It is in secrecy where stigma & shame is born, and I want to use my platform to bring this topic into the light so the people who need help are more likely to seek it out because they are less ashamed.
And this conversation isn’t just for people with problematic drinking habits.
I think we can ALL become more aware of the role alcohol is playing in our lives. There’s nothing wrong with asking, “Is alcohol doing me more harm than good?”
How I Knew I Needed to Get Sober
The short version
The question most people ask me when I tell them I stopped drinking is, “How did you know you needed to get stop drinking? How did you know you had a problem?”
The short answer is that my symptoms for the 3 years prior to getting sober aligned with the DSM-5’s Severe Alcohol Use Disorder. My tolerance was high to the point where I really couldn’t feel drunk anymore, I drank most nights and couldn’t moderate, my work & personal life was negatively impacted, and my mental health deteriorated. I hid & lied about how much I was drinking and I manipulated those around me into believing I didn’t have a problem. My relationship with alcohol was entirely unmanageable.
(Side note – If you are questioning your relationship with alcohol and just read that, thinking “well I’m not THAT bad,” you shouldn’t wait until your house is on fire to stop a gas leak).
The long version
Looking back now and knowing what I know, my relationship with alcohol has never really been a healthy one.
2009 – 2011
I first started drinking in high school and from the moment I had my first sip, something clicked in me. I knew it immediately – Alcohol was it. It gave me the confidence that other people seemed to possess naturally. It numbed away my massive insecurities and removed my inhibitions.
My favorite part? It allowed me to deal with feelings in my then-preferred way — by doing anything to NOT feel them.
But the other thing that became clear pretty quickly is that I had no ability to moderate. Once I had two drinks, all bets were off. Maybe one day I will talk about specific situations I’ve been in because of alcohol, but suffice it to say I got myself into a variety of life-threatening and just straight-up embarrassing situations.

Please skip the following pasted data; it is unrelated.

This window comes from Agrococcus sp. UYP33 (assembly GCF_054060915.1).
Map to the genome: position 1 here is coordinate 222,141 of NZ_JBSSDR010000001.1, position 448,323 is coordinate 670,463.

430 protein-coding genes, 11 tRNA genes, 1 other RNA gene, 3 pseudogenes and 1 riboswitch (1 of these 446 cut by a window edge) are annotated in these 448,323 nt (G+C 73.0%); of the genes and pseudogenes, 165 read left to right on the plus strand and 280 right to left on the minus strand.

2011 – 2015
In college, I joined Greek life and surrounded myself with a group of people who drank pretty similarly to me (some of which are still close friends). Looking back, I know I subconsciously found people who didn’t make me question my drinking habits. That’s the thing about heavy drinkers – They surround themselves with other heavy drinkers so as to avoid looking in the mirror. Nothing makes a problematic drinker more uncomfortable than a sober person.
So in college, “party girl” was my persona. I drank, swallowed, and snorted pretty much anything that would get me out of my head and body. And listen, I’m never going to be that sober person that tells you drugs and alcohol aren’t fun. They are and they can be. (In fact, the people I relate to LEAST in sobriety are the people who choose not to drink or use drugs because they don’t like the taste or the feeling of being out of control haha!)
Some of the best times of my life have been partying. They are some of my happiest, funniest memories that I do look back on with fondness.
But also, some of the worst times of my life happened as a result of using drugs and alcohol.
Post-Graduation in NYC
Graduation came and I spent the next couple of years in New York City partying with my friends on weekends. It was around this time when I finally began to consider that maybe I wasn’t in control.